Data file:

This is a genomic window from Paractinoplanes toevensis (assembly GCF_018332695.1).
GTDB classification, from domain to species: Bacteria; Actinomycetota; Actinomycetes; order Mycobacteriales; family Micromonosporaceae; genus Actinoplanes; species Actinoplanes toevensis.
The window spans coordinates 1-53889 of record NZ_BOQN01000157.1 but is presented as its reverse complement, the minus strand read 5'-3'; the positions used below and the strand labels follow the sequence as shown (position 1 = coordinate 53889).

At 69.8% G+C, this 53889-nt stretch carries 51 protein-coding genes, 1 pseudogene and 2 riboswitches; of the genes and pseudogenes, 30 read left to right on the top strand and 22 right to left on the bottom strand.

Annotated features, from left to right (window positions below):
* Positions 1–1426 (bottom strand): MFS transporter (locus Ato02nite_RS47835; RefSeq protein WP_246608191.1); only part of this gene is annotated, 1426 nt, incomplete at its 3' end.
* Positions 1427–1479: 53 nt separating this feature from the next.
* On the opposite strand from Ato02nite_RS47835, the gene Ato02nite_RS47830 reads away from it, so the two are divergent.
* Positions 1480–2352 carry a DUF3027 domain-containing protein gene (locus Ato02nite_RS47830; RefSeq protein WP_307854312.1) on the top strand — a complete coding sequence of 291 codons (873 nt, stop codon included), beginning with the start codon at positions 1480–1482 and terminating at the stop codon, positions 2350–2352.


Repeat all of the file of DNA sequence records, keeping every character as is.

This is a genomic window from Paractinoplanes toevensis (assembly GCF_018332695.1).
GTDB classification, from domain to species: Bacteria; Actinomycetota; Actinomycetes; order Mycobacteriales; family Micromonosporaceae; genus Actinoplanes; species Actinoplanes toevensis.
The window spans coordinates 1-53889 of record NZ_BOQN01000157.1 but is presented as its reverse complement, the minus strand read 5'-3'; the positions used below and the strand labels follow the sequence as shown (position 1 = coordinate 53889).

At 69.8% G+C, this 53889-nt stretch carries 51 protein-coding genes, 1 pseudogene and 2 riboswitches; of the genes and pseudogenes, 30 read left to right on the top strand and 22 right to left on the bottom strand.

Annotated features, from left to right (window positions below):
* Positions 1–1426 (bottom strand): MFS transporter (locus Ato02nite_RS47835; RefSeq protein WP_246608191.1); only part of this gene is annotated, 1426 nt, incomplete at its 3' end.
* Positions 1427–1479: 53 nt separating this feature from the next.
* On the opposite strand from Ato02nite_RS47835, the gene Ato02nite_RS47830 reads away from it, so the two are divergent.
* Positions 1480–2352 carry a DUF3027 domain-containing protein gene (locus Ato02nite_RS47830; RefSeq protein WP_307854312.1) on the top strand — a complete coding sequence of 291 codons (873 nt, stop codon included), beginning with the start codon at positions 1480–1482 and terminating at the stop codon, positions 2350–2352.